SOME TIME AGO I picked up a small book on a large subject, Heaven: The Heart’s Deepest Longing, by Peter Kreeft. The book had been around awhile, but people still were recommending it to me. It got off to a good start, asking the questions that I sought an answer to: “What is the point and purpose of life? Why was I born? Why am I living?” Have such questions occurred to you? If not you may want to skip this Symposium, but my guess is that you will be fetched by our writers: a skeptic, in fact a disbeliever; a Christian believer; and a Jewish believer, in fact a rabbi.
Kreeft begins strongly, “most people in our modern Western society do not have any clear or solid answer to” these questions. “Most of us live without knowing what we live for. Surely this is life’s greatest tragedy, far worse than death. Living for no reason is not living but mere existing, mere surviving.” What about living in excited anticipation of the next dazzling product from Apple, or the automobile industry, or Hollywood? In our modern world there are such astounding things taking place, surely many people live in anticipation of tomorrow and that is about it. Remember the excitement fomented by candidate Barack Obama’s promise of hope and change?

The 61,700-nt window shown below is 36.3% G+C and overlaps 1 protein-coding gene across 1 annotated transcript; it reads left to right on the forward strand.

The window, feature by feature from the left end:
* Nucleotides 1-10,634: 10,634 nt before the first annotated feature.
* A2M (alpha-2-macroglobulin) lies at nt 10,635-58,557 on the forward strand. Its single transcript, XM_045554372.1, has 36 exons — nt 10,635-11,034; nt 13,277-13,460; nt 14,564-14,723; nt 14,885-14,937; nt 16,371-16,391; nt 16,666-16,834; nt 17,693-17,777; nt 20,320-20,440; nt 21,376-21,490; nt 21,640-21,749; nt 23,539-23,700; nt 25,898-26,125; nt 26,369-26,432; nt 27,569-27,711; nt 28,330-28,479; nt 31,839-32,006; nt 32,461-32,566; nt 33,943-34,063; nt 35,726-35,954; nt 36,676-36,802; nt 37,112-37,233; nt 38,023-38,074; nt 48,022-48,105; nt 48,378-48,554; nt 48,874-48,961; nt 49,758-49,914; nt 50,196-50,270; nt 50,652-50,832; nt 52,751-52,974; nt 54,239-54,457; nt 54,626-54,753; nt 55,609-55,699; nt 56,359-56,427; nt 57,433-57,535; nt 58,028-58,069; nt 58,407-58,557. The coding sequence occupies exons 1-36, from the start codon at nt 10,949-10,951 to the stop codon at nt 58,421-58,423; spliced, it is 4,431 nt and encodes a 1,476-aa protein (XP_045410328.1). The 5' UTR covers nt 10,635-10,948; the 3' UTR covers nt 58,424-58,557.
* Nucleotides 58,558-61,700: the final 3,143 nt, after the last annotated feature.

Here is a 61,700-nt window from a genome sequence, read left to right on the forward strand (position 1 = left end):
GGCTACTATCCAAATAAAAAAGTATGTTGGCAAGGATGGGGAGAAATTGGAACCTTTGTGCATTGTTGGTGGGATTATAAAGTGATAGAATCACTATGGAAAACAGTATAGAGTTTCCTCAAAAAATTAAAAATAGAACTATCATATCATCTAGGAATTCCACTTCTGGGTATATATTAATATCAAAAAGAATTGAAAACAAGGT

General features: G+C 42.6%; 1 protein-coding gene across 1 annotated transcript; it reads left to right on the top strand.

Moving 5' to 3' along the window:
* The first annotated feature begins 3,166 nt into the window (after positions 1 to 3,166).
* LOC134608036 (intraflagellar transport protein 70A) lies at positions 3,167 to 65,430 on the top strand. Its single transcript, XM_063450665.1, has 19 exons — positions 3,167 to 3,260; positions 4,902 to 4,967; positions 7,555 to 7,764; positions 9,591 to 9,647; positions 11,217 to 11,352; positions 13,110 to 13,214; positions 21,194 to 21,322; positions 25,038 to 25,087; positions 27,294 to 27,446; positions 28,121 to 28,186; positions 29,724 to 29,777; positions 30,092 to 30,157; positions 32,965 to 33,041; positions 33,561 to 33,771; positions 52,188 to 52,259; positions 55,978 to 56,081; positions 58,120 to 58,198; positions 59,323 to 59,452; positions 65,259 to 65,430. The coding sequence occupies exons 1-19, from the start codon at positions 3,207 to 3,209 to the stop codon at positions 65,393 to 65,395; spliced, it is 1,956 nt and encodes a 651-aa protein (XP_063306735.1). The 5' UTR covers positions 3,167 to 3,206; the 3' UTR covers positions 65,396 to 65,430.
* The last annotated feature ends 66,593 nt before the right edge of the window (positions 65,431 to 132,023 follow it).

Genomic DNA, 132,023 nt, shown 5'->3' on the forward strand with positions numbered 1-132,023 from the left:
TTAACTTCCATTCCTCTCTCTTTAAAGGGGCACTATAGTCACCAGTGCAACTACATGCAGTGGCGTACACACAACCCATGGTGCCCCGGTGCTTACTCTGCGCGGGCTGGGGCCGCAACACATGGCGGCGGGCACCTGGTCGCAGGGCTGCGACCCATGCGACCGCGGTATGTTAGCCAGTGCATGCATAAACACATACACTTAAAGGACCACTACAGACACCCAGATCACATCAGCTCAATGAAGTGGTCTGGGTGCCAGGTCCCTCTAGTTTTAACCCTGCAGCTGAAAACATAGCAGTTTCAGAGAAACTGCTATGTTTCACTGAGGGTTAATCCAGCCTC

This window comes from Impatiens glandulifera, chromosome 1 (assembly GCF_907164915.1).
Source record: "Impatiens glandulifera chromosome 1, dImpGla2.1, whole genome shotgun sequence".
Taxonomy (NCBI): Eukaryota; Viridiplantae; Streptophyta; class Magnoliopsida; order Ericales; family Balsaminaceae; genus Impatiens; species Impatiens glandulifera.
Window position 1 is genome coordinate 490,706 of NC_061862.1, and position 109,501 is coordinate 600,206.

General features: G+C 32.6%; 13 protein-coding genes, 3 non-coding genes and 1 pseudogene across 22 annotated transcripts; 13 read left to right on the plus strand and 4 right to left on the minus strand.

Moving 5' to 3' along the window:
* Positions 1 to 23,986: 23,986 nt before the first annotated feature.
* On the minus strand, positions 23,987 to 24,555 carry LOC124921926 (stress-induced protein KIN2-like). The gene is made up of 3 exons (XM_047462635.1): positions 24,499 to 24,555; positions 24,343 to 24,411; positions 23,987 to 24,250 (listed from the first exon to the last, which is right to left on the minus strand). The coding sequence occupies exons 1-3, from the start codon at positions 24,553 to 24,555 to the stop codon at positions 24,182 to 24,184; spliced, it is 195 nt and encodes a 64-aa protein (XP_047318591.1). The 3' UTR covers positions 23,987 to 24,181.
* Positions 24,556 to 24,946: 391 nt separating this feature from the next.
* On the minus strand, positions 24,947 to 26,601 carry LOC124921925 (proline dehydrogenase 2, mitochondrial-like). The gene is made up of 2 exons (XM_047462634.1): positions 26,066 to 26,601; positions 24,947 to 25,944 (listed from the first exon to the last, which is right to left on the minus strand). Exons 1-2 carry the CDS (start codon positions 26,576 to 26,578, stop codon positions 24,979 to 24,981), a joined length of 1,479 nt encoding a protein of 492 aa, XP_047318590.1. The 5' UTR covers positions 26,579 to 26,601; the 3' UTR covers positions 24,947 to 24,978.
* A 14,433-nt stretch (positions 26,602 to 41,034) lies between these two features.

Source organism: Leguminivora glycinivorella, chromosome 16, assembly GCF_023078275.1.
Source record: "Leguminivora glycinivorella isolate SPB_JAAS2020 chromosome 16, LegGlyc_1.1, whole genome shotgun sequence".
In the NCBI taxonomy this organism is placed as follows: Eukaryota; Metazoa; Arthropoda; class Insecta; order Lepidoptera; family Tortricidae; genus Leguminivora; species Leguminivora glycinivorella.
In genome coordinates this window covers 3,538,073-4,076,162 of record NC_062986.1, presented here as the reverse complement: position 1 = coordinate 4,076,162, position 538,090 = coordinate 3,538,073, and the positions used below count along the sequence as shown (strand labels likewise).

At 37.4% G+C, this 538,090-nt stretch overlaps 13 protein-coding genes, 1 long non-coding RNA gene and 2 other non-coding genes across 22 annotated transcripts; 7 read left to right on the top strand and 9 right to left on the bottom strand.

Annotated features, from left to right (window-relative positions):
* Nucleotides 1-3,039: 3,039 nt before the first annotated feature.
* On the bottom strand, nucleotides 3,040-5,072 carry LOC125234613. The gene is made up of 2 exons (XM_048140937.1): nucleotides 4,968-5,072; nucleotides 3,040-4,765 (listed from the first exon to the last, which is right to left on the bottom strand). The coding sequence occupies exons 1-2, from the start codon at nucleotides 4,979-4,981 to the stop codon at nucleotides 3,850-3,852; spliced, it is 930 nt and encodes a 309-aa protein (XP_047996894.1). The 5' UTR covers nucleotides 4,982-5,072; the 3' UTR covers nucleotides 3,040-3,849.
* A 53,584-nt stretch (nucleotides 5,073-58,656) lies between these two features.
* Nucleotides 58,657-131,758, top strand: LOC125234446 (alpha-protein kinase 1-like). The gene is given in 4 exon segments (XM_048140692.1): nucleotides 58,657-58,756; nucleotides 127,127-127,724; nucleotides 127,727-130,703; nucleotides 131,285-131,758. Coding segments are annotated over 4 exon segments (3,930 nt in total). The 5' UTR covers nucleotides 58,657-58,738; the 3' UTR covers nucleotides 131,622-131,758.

Kreeft goes on: “Millions all around us are living the tragedy of meaningless life, the ‘life’ of spiritual death. That is what makes our society most radically different from every society in history: not that it can fly to the moon, enfranchise more voters, have the grossest national product, conquer disease, or even blow up the entire planet, but that it does not know why it exists.”
Well, we in America have laws insuring the division of church and state, and those laws presently are moving even further against churches and synagogues, and even simple Meeting Houses. So before we shut off the entire debate as being unconstitutional, or at least in bad taste, we at The American Spectator thought we might hold this Symposium on Heaven. If it is a success, we can go on in a few months to consider an even more outré conception, Hell, uh, or hell.